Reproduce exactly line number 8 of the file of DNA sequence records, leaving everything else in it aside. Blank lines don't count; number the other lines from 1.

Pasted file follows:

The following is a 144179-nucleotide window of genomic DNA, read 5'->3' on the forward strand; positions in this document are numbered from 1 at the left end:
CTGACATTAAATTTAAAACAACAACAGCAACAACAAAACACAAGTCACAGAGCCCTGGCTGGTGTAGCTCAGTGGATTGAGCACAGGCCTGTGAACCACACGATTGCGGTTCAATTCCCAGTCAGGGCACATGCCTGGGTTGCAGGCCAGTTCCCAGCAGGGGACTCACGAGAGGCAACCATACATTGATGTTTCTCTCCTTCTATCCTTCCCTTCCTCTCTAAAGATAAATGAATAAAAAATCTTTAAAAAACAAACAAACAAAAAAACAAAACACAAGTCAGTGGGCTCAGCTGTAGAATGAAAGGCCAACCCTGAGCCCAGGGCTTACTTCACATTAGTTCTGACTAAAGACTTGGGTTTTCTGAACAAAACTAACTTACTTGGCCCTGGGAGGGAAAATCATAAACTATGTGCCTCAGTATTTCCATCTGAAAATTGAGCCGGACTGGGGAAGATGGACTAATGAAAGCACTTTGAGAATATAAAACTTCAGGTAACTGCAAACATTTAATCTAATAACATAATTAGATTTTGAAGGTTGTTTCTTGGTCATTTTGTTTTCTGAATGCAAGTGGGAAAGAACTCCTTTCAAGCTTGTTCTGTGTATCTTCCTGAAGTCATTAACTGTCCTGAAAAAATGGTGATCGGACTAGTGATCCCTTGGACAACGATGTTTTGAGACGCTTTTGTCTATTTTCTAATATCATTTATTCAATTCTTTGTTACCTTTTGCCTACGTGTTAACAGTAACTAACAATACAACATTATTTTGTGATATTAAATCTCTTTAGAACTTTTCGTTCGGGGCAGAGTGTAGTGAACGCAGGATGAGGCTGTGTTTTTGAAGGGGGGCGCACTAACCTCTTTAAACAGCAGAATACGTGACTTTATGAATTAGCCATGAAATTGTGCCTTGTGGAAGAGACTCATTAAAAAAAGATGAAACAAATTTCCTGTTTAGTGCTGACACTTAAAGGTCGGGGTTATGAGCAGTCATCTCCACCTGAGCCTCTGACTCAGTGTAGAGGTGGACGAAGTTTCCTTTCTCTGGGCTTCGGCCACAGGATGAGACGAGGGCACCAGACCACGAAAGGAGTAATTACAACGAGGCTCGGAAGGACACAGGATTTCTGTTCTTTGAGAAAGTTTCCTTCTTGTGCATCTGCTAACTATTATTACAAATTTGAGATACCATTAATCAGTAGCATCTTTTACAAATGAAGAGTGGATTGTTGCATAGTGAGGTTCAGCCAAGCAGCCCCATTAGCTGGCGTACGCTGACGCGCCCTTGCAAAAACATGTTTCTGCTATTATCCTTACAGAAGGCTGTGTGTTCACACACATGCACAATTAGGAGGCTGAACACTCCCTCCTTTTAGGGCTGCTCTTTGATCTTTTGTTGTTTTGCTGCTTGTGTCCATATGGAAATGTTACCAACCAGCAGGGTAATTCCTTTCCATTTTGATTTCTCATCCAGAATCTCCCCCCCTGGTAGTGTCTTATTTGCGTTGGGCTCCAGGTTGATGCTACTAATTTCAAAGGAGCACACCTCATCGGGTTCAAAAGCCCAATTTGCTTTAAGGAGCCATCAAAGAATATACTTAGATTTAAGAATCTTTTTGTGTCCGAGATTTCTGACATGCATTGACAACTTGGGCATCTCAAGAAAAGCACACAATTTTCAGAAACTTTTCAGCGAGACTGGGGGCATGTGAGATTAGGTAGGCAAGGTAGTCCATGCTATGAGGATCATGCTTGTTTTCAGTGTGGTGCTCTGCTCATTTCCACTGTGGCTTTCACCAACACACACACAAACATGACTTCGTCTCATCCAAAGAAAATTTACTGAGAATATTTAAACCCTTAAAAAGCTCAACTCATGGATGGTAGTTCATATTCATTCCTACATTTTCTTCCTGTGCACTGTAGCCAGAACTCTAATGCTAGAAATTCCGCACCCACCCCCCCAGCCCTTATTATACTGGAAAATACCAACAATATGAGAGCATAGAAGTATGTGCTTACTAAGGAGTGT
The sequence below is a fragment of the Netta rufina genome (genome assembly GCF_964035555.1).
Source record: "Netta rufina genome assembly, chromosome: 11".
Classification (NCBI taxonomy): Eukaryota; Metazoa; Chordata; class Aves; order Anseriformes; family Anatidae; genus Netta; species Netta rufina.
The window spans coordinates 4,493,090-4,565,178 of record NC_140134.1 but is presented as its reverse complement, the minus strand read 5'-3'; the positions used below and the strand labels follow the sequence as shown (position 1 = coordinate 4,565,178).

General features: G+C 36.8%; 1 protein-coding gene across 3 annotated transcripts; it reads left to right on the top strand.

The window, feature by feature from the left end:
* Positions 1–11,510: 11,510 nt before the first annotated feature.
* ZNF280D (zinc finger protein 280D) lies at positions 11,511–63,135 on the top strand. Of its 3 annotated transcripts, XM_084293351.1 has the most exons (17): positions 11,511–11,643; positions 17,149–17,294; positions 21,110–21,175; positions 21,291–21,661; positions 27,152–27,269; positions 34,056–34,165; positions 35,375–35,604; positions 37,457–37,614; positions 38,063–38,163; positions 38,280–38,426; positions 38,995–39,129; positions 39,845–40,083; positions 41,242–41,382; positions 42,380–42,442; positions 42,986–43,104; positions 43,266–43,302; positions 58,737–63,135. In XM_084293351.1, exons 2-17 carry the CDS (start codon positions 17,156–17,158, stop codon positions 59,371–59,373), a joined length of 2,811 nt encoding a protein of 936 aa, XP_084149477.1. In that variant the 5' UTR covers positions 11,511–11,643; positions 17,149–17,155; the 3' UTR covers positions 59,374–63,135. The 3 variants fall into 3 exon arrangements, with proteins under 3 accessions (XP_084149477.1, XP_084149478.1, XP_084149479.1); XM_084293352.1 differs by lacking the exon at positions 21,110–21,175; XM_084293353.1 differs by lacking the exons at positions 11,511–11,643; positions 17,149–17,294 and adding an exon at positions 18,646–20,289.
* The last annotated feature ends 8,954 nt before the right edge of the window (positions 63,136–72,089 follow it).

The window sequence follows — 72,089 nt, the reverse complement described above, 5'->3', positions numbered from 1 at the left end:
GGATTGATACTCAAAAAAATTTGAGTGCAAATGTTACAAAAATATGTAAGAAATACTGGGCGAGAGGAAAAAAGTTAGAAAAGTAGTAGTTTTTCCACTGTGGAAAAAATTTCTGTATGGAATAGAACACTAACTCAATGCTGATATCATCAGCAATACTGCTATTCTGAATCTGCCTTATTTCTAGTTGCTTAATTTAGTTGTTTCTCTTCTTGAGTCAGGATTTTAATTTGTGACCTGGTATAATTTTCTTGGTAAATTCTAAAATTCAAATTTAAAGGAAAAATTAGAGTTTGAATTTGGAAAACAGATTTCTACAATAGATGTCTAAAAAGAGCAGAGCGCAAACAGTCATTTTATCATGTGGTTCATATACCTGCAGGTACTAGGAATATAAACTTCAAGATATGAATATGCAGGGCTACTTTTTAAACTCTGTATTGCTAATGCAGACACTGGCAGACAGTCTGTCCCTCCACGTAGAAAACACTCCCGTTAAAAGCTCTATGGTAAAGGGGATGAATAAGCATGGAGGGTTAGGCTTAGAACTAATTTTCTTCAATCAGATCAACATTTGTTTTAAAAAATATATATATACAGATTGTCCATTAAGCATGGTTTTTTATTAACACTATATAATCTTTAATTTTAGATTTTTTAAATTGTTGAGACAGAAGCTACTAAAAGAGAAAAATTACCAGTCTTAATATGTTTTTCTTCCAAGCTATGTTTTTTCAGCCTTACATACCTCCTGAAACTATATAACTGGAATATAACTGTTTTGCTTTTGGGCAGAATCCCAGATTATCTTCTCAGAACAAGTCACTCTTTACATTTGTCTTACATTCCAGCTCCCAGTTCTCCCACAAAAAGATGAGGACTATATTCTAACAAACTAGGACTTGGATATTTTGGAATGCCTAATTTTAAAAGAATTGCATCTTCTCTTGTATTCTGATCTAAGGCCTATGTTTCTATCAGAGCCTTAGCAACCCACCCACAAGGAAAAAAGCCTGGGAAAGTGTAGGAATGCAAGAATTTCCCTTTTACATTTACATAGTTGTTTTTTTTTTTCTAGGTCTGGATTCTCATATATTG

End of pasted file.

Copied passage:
The window, feature by feature from the left end: